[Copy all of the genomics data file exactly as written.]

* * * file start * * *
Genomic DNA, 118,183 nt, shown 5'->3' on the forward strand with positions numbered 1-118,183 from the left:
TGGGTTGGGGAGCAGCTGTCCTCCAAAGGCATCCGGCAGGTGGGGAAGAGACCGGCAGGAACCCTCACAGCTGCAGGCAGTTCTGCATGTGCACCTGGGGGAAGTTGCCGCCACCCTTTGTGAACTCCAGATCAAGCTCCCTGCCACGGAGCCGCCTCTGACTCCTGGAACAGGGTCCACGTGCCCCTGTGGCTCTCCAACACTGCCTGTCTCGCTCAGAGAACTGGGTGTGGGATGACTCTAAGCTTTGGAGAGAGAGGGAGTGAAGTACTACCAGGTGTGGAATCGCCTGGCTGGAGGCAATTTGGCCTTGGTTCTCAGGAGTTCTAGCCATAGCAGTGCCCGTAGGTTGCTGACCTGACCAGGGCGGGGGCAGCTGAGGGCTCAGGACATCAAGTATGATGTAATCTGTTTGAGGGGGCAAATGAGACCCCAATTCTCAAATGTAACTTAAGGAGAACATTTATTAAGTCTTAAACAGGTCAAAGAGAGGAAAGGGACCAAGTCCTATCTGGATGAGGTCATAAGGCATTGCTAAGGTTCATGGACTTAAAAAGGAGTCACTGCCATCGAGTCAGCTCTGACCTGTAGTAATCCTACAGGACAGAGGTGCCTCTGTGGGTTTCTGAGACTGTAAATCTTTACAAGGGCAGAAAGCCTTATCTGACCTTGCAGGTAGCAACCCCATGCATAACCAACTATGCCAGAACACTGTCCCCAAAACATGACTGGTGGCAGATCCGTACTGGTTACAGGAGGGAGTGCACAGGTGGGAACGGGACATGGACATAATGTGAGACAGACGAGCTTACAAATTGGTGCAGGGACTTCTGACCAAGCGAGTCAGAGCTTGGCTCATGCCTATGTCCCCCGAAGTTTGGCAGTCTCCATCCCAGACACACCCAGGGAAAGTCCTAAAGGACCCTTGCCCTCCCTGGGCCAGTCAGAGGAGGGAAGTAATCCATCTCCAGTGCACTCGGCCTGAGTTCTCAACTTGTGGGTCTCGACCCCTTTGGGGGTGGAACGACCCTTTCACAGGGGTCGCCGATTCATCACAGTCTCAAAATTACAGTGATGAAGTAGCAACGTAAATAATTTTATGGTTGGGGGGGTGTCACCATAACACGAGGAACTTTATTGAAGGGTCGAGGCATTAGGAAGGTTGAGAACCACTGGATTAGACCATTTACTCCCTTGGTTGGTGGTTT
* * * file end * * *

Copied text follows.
Genomic DNA, 118,183 nt, shown 5'->3' on the forward strand with positions numbered 1-118,183 from the left:
TGGGTTGGGGAGCAGCTGTCCTCCAAAGGCATCCGGCAGGTGGGGAAGAGACCGGCAGGAACCCTCACAGCTGCAGGCAGTTCTGCATGTGCACCTGGGGGAAGTTGCCGCCACCCTTTGTGAACTCCAGATCAAGCTCCCTGCCACGGAGCCGCCTCTGACTCCTGGAACAGGGTCCACGTGCCCCTGTGGCTCTCCAACACTGCCTGTCTCGCTCAGAGAACTGGGTGTGGGATGACTCTAAGCTTTGGAGAGAGAGGGAGTGAAGTACTACCAGGTGTGGAATCGCCTGGCTGGAGGCAATTTGGCCTTGGTTCTCAGGAGTTCTAGCCATAGCAGTGCCCGTAGGTTGCTGACCTGACCAGGGCGGGGGCAGCTGAGGGCTCAGGACATCAAGTATGATGTAATCTGTTTGAGGGGGCAAATGAGACCCCAATTCTCAAATGTAACTTAAGGAGAACATTTATTAAGTCTTAAACAGGTCAAAGAGAGGAAAGGGACCAAGTCCTATCTGGATGAGGTCATAAGGCATTGCTAAGGTTCATGGACTTAAAAAGGAGTCACTGCCATCGAGTCAGCTCTGACCTGTAGTAATCCTACAGGACAGAGGTGCCTCTGTGGGTTTCTGAGACTGTAAATCTTTACAAGGGCAGAAAGCCTTATCTGACCTTGCAGGTAGCAACCCCATGCATAACCAACTATGCCAGAACACTGTCCCCAAAACATGACTGGTGGCAGATCCGTACTGGTTACAGGAGGGAGTGCACAGGTGGGAACGGGACATGGACATAATGTGAGACAGACGAGCTTACAAATTGGTGCAGGGACTTCTGACCAAGCGAGTCAGAGCTTGGCTCATGCCTATGTCCCCCGAAGTTTGGCAGTCTCCATCCCAGACACACCCAGGGAAAGTCCTAAAGGACCCTTGCCCTCCCTGGGCCAGTCAGAGGAGGGAAGTAATCCATCTCCAGTGCACTCGGCCTGAGTTCTCAACTTGTGGGTCTCGACCCCTTTGGGGGTGGAACGACCCTTTCACAGGGGTCGCCGATTCATCACAGTCTCAAAATTACAGTGATGAAGTAGCAACGTAAATAATTTTATGGTTGGGGGGGTGTCACCATAACACGAGGAACTTTATTGAAGGGTCGAGGCATTAGGAAGGTTGAGAACCACTGGATTAGACCATTTACTCCCTTGGTTGGTGGTTT